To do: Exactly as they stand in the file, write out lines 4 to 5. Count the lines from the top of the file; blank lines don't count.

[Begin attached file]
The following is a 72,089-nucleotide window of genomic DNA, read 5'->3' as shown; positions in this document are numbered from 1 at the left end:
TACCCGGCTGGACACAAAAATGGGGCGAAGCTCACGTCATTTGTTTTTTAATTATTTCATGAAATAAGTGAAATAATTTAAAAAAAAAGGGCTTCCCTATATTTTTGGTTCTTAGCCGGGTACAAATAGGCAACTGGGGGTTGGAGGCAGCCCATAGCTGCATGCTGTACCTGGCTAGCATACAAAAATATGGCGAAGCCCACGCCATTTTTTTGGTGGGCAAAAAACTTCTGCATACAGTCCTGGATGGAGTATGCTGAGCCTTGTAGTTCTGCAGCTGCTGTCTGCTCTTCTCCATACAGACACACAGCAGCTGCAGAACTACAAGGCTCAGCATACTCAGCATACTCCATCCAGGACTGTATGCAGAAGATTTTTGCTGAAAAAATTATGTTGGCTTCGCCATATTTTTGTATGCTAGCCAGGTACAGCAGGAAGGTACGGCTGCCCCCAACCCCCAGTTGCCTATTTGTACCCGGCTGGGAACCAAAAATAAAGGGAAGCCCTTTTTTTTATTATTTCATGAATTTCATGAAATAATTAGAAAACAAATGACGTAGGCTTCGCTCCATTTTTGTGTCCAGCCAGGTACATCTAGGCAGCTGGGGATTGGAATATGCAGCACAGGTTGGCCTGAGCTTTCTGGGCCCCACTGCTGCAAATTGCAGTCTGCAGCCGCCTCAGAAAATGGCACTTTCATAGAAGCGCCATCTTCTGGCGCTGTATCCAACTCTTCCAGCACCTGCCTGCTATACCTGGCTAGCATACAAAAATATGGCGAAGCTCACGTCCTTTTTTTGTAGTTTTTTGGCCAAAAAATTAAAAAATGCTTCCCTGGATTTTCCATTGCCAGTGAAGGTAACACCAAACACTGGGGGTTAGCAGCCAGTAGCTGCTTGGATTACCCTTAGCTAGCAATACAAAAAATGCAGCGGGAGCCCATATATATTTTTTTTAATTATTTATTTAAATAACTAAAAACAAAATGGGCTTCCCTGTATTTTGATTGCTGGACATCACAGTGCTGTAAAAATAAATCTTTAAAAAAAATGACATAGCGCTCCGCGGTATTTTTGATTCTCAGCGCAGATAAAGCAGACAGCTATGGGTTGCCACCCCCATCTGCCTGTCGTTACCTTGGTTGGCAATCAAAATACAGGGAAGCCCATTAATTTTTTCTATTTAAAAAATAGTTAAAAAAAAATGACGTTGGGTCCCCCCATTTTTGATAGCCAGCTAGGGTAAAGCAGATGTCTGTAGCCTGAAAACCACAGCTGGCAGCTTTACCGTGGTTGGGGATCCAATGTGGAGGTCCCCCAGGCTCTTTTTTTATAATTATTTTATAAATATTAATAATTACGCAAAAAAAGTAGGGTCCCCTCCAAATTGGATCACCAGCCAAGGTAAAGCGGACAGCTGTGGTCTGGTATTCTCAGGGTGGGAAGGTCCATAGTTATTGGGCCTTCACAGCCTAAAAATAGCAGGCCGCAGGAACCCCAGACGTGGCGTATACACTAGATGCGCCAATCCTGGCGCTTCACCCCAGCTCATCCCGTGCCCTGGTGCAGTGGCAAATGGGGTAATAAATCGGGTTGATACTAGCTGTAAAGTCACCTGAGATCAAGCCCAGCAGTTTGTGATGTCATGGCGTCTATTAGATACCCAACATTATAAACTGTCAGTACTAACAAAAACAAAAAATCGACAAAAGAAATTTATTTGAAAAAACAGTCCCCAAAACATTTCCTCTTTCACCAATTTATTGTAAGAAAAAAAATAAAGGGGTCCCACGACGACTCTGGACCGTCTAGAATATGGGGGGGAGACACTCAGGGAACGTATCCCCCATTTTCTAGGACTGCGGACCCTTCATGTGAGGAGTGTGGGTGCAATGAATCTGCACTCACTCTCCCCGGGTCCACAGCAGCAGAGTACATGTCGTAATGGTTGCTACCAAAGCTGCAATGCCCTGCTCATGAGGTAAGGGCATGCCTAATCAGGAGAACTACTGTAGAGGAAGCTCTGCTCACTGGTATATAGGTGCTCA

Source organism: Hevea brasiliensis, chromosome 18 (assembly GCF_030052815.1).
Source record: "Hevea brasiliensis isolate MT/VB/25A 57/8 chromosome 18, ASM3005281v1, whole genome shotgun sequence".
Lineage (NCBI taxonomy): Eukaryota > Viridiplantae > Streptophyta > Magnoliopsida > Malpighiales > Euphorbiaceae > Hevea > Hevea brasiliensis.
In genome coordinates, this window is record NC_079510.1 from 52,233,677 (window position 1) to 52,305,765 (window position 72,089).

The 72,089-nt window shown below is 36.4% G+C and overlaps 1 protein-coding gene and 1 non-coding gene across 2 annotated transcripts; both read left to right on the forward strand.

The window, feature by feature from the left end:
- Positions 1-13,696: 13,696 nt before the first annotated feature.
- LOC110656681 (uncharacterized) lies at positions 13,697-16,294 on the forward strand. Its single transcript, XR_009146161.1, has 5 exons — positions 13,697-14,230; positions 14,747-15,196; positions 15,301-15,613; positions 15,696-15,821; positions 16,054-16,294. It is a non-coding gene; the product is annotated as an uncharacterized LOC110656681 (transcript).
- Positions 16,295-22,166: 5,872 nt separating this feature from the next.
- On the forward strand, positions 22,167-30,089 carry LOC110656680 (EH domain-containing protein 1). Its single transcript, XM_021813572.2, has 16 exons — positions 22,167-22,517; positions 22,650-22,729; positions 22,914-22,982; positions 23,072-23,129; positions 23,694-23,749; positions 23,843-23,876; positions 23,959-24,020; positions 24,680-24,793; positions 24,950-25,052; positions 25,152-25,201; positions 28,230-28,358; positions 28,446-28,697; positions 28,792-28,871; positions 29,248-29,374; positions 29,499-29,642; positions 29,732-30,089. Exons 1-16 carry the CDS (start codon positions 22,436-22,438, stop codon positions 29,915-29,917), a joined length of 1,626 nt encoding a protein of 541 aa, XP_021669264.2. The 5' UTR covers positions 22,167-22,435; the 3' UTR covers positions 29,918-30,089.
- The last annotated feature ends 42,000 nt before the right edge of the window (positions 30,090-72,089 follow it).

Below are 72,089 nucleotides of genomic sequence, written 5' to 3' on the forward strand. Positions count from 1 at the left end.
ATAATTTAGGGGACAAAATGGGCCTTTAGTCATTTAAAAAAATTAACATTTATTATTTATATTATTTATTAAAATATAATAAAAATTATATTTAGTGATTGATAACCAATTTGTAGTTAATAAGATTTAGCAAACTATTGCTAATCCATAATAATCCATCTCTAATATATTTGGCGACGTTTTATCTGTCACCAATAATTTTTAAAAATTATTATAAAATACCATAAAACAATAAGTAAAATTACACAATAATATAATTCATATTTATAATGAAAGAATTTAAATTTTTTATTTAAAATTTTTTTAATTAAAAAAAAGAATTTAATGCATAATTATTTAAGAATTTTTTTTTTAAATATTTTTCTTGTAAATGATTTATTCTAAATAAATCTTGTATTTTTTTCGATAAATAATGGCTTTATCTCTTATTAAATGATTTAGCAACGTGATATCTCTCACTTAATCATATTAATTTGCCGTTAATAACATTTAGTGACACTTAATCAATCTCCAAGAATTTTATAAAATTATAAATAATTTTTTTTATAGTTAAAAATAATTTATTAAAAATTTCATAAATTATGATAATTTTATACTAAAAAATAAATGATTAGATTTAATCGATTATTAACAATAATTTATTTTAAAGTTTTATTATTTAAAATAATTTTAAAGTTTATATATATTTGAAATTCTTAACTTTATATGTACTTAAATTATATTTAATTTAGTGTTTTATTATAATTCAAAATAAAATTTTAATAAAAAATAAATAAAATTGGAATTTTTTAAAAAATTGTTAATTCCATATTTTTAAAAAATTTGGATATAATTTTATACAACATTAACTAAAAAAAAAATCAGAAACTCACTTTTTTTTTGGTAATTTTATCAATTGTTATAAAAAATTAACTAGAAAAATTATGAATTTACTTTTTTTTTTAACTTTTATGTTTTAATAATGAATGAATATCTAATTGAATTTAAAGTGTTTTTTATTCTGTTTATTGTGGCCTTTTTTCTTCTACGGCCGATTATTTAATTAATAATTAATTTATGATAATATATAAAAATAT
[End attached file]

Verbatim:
Source record: "Hevea brasiliensis isolate MT/VB/25A 57/8 chromosome 18, ASM3005281v1, whole genome shotgun sequence".
Lineage (NCBI taxonomy): Eukaryota > Viridiplantae > Streptophyta > Magnoliopsida > Malpighiales > Euphorbiaceae > Hevea > Hevea brasiliensis.